The Church has officially recognized the holiness of some of them; several came from abroad, especially from France, but it is here that they completed their lives and attained their measure of holiness. They are familiar to you. I am referring to the holy Jesuit Martyrs, founders ofthe Church in Canada; Saint Marguerite Bourgeoys; and the blessed: Bishop François de Montmorency-Laval, Mother Marie de l’Incarnation, the young Iroquois woman Kateri Tekakwitha, Mother Marguerite d’Youville, Father André Grasset, Mother Marie-Rose Durocher, and Brother André Bessette.
I personally had the joy of celebrating in Rome the beatification of five of these and the canonization of one. But I know that other cases are under consideration and I hope the decision will be positive. I am thinking particularly of Mother Catherine de Saint Augustin, the heroic quality of whose virtues was recently recognized.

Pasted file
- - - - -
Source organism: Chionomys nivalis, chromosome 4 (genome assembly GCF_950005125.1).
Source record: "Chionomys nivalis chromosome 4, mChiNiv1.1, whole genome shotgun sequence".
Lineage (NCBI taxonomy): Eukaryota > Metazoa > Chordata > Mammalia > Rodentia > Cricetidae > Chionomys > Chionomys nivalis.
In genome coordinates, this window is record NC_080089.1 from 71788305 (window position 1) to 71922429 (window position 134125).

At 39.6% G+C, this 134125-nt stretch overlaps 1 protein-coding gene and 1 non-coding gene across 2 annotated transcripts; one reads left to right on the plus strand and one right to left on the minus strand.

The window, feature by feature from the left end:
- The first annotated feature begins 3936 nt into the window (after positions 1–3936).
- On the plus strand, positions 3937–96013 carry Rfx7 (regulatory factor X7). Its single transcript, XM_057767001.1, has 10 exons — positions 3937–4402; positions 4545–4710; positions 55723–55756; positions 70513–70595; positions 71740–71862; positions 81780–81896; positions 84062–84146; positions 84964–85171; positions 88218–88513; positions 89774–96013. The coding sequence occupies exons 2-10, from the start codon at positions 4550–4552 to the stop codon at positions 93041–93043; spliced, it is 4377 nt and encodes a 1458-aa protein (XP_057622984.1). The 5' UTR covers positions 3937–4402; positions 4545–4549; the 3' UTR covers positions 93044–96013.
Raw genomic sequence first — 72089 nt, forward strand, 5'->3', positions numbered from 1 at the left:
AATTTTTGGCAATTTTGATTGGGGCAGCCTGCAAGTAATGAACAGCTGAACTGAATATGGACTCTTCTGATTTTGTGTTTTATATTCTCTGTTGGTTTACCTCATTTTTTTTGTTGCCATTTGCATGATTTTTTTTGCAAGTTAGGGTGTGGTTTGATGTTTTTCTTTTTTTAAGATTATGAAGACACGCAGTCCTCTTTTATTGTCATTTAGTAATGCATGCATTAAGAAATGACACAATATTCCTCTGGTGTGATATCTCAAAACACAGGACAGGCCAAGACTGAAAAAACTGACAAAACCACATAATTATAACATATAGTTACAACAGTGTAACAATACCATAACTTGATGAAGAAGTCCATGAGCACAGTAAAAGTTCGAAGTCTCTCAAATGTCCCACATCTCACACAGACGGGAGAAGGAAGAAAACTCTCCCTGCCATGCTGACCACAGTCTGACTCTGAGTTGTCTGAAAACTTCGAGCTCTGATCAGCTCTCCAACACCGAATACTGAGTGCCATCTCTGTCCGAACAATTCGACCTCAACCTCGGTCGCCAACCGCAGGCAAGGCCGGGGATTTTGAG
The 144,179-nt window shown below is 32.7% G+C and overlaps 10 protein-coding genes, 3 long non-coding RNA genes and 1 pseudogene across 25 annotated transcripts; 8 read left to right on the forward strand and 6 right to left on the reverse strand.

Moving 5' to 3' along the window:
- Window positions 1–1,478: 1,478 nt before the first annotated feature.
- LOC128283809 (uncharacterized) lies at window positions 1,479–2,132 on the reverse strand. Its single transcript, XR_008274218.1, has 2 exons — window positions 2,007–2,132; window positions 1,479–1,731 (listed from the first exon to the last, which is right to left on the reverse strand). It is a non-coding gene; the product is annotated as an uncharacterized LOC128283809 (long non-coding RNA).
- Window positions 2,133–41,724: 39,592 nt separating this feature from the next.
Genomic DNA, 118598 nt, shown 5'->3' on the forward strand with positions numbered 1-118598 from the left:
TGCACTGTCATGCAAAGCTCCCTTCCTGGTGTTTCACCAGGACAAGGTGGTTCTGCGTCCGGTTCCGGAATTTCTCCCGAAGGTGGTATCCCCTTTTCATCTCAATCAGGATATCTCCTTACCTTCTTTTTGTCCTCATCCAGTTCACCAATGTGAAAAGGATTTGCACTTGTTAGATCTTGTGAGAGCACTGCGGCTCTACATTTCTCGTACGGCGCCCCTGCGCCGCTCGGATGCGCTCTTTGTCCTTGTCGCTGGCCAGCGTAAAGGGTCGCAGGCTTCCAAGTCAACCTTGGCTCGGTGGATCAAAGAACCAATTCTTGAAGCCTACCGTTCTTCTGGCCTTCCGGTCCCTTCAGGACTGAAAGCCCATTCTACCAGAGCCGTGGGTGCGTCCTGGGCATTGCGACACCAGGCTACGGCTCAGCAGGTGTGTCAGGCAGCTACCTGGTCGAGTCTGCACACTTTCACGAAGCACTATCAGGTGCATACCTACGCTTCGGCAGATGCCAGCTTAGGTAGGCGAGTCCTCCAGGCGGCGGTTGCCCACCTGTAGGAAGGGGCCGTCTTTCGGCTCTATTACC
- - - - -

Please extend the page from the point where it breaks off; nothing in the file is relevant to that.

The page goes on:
Beyond those who have been officially canonized or beatified, there are surely many whose faith has grown into an admirable, constant and often discrete love of God and of neighbour. If the few traces they left behind prevent the Church from examining their lives in detail, they are most certainly known to God; they answered his call, as Moses did. They increased his glory and his kingdom on this Canadian soil.
In the face of all these men and women, we must repeat the words of the great Irenaeus, in the second century: “the glory of God is the human person fully alive”, the person who lives the fullness of life, the life that comes from God in Jesus Christ.
Today, to this living record of the saints and the blessed which has been in this land for centuries, a new name is being added, that of Sister Marie-Léonie Paradis.
This woman is one of you, humble among the humble, and today she takes her place among those whom God has lifted up to glory. I am happy that for the first time, this beatification is taking place in Canada, her homeland.